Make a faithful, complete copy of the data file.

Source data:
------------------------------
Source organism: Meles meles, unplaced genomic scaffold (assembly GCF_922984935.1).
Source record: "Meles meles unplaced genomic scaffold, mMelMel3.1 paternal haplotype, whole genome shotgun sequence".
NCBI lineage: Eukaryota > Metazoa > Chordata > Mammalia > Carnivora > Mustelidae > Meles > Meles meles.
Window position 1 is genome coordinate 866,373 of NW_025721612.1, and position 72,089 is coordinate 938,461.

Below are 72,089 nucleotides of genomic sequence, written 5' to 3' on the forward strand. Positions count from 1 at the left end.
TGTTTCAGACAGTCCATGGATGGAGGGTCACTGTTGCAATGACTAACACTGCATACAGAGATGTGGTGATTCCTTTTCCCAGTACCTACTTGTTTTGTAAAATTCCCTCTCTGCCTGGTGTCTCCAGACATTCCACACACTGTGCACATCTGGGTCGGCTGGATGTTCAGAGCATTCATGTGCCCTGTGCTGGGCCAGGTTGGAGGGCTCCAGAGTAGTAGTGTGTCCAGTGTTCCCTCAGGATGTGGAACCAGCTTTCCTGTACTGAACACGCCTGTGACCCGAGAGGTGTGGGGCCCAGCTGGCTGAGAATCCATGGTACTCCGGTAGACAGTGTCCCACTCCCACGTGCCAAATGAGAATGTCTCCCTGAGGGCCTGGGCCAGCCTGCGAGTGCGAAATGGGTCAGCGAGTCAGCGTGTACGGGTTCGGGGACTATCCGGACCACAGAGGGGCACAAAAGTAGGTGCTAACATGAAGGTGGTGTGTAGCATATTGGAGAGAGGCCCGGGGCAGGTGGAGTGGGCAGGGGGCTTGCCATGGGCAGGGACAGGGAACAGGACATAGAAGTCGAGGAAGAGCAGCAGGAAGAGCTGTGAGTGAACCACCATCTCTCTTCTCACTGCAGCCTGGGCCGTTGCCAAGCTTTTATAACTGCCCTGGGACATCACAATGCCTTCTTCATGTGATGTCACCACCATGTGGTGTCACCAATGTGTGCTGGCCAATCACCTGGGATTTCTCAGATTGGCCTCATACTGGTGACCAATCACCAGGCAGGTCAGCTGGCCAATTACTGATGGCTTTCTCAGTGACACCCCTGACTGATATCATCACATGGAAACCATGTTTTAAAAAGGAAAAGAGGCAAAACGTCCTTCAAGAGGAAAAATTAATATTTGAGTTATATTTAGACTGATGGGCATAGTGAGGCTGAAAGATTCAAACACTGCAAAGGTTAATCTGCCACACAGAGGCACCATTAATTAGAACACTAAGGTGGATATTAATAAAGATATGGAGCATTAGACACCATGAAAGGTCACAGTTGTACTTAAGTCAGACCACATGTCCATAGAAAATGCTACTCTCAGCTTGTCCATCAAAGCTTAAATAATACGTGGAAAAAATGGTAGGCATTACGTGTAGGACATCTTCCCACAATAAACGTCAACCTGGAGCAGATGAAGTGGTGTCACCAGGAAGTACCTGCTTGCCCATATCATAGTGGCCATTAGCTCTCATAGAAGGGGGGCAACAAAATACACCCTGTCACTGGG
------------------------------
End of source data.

Source organism: Meles meles, unplaced genomic scaffold (assembly GCF_922984935.1).
Source record: "Meles meles unplaced genomic scaffold, mMelMel3.1 paternal haplotype, whole genome shotgun sequence".
NCBI lineage: Eukaryota > Metazoa > Chordata > Mammalia > Carnivora > Mustelidae > Meles > Meles meles.
Window position 1 is genome coordinate 866,373 of NW_025721612.1, and position 72,089 is coordinate 938,461.

Below are 72,089 nucleotides of genomic sequence, written 5' to 3' on the forward strand. Positions count from 1 at the left end.
TGTTTCAGACAGTCCATGGATGGAGGGTCACTGTTGCAATGACTAACACTGCATACAGAGATGTGGTGATTCCTTTTCCCAGTACCTACTTGTTTTGTAAAATTCCCTCTCTGCCTGGTGTCTCCAGACATTCCACACACTGTGCACATCTGGGTCGGCTGGATGTTCAGAGCATTCATGTGCCCTGTGCTGGGCCAGGTTGGAGGGCTCCAGAGTAGTAGTGTGTCCAGTGTTCCCTCAGGATGTGGAACCAGCTTTCCTGTACTGAACACGCCTGTGACCCGAGAGGTGTGGGGCCCAGCTGGCTGAGAATCCATGGTACTCCGGTAGACAGTGTCCCACTCCCACGTGCCAAATGAGAATGTCTCCCTGAGGGCCTGGGCCAGCCTGCGAGTGCGAAATGGGTCAGCGAGTCAGCGTGTACGGGTTCGGGGACTATCCGGACCACAGAGGGGCACAAAAGTAGGTGCTAACATGAAGGTGGTGTGTAGCATATTGGAGAGAGGCCCGGGGCAGGTGGAGTGGGCAGGGGGCTTGCCATGGGCAGGGACAGGGAACAGGACATAGAAGTCGAGGAAGAGCAGCAGGAAGAGCTGTGAGTGAACCACCATCTCTCTTCTCACTGCAGCCTGGGCCGTTGCCAAGCTTTTATAACTGCCCTGGGACATCACAATGCCTTCTTCATGTGATGTCACCACCATGTGGTGTCACCAATGTGTGCTGGCCAATCACCTGGGATTTCTCAGATTGGCCTCATACTGGTGACCAATCACCAGGCAGGTCAGCTGGCCAATTACTGATGGCTTTCTCAGTGACACCCCTGACTGATATCATCACATGGAAACCATGTTTTAAAAAGGAAAAGAGGCAAAACGTCCTTCAAGAGGAAAAATTAATATTTGAGTTATATTTAGACTGATGGGCATAGTGAGGCTGAAAGATTCAAACACTGCAAAGGTTAATCTGCCACACAGAGGCACCATTAATTAGAACACTAAGGTGGATATTAATAAAGATATGGAGCATTAGACACCATGAAAGGTCACAGTTGTACTTAAGTCAGACCACATGTCCATAGAAAATGCTACTCTCAGCTTGTCCATCAAAGCTTAAATAATACGTGGAAAAAATGGTAGGCATTACGTGTAGGACATCTTCCCACAATAAACGTCAACCTGGAGCAGATGAAGTGGTGTCACCAGGAAGTACCTGCTTGCCCATATCATAGTGGCCATTAGCTCTCATAGAAGGGGGGCAACAAAATACACCCTGTCACTGGG